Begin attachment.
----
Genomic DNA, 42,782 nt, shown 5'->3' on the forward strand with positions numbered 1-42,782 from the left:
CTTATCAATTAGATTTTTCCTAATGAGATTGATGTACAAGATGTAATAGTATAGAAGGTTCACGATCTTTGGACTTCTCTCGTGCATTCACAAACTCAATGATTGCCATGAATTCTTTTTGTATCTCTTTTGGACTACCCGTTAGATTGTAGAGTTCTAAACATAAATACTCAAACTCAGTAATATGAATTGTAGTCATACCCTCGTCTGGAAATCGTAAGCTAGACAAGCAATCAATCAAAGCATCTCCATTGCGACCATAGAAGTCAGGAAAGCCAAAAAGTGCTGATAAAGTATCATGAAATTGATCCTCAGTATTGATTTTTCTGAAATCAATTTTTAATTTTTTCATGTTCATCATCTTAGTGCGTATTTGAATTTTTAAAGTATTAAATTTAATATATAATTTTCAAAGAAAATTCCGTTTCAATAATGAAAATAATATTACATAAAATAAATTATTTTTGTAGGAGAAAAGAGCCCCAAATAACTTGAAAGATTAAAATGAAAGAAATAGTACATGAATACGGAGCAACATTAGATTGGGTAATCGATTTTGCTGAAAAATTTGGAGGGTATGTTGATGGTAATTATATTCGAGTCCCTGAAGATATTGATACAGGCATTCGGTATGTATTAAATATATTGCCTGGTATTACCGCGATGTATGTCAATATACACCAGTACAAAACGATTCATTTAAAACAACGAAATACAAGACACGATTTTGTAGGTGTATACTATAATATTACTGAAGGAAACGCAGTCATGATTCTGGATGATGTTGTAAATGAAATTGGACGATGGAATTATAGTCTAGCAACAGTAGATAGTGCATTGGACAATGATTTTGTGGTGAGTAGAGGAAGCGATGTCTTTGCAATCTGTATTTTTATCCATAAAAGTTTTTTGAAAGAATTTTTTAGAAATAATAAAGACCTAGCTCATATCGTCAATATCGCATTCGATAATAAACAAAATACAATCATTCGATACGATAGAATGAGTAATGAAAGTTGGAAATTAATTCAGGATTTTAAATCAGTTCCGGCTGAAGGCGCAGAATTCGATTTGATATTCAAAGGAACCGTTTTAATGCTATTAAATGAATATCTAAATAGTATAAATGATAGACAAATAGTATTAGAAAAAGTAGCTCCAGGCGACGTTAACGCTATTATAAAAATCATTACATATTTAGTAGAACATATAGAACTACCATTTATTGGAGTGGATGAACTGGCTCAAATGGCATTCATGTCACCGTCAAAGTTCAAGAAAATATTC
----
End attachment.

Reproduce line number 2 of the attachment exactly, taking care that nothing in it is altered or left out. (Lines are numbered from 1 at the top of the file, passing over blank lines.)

CTTATCAATTAGATTTTTCCTAATGAGATTGATGTACAAGATGTAATAGTATAGAAGGTTCACGATCTTTGGACTTCTCTCGTGCATTCACAAACTCAATGATTGCCATGAATTCTTTTTGTATCTCTTTTGGACTACCCGTTAGATTGTAGAGTTCTAAACATAAATACTCAAACTCAGTAATATGAATTGTAGTCATACCCTCGTCTGGAAATCGTAAGCTAGACAAGCAATCAATCAAAGCATCTCCATTGCGACCATAGAAGTCAGGAAAGCCAAAAAGTGCTGATAAAGTATCATGAAATTGATCCTCAGTATTGATTTTTCTGAAATCAATTTTTAATTTTTTCATGTTCATCATCTTAGTGCGTATTTGAATTTTTAAAGTATTAAATTTAATATATAATTTTCAAAGAAAATTCCGTTTCAATAATGAAAATAATATTACATAAAATAAATTATTTTTGTAGGAGAAAAGAGCCCCAAATAACTTGAAAGATTAAAATGAAAGAAATAGTACATGAATACGGAGCAACATTAGATTGGGTAATCGATTTTGCTGAAAAATTTGGAGGGTATGTTGATGGTAATTATATTCGAGTCCCTGAAGATATTGATACAGGCATTCGGTATGTATTAAATATATTGCCTGGTATTACCGCGATGTATGTCAATATACACCAGTACAAAACGATTCATTTAAAACAACGAAATACAAGACACGATTTTGTAGGTGTATACTATAATATTACTGAAGGAAACGCAGTCATGATTCTGGATGATGTTGTAAATGAAATTGGACGATGGAATTATAGTCTAGCAACAGTAGATAGTGCATTGGACAATGATTTTGTGGTGAGTAGAGGAAGCGATGTCTTTGCAATCTGTATTTTTATCCATAAAAGTTTTTTGAAAGAATTTTTTAGAAATAATAAAGACCTAGCTCATATCGTCAATATCGCATTCGATAATAAACAAAATACAATCATTCGATACGATAGAATGAGTAATGAAAGTTGGAAATTAATTCAGGATTTTAAATCAGTTCCGGCTGAAGGCGCAGAATTCGATTTGATATTCAAAGGAACCGTTTTAATGCTATTAAATGAATATCTAAATAGTATAAATGATAGACAAATAGTATTAGAAAAAGTAGCTCCAGGCGACGTTAACGCTATTATAAAAATCATTACATATTTAGTAGAACATATAGAACTACCATTTATTGGAGTGGATGAACTGGCTCAAATGGCATTCATGTCACCGTCAAAGTTCAAGAAAATATTC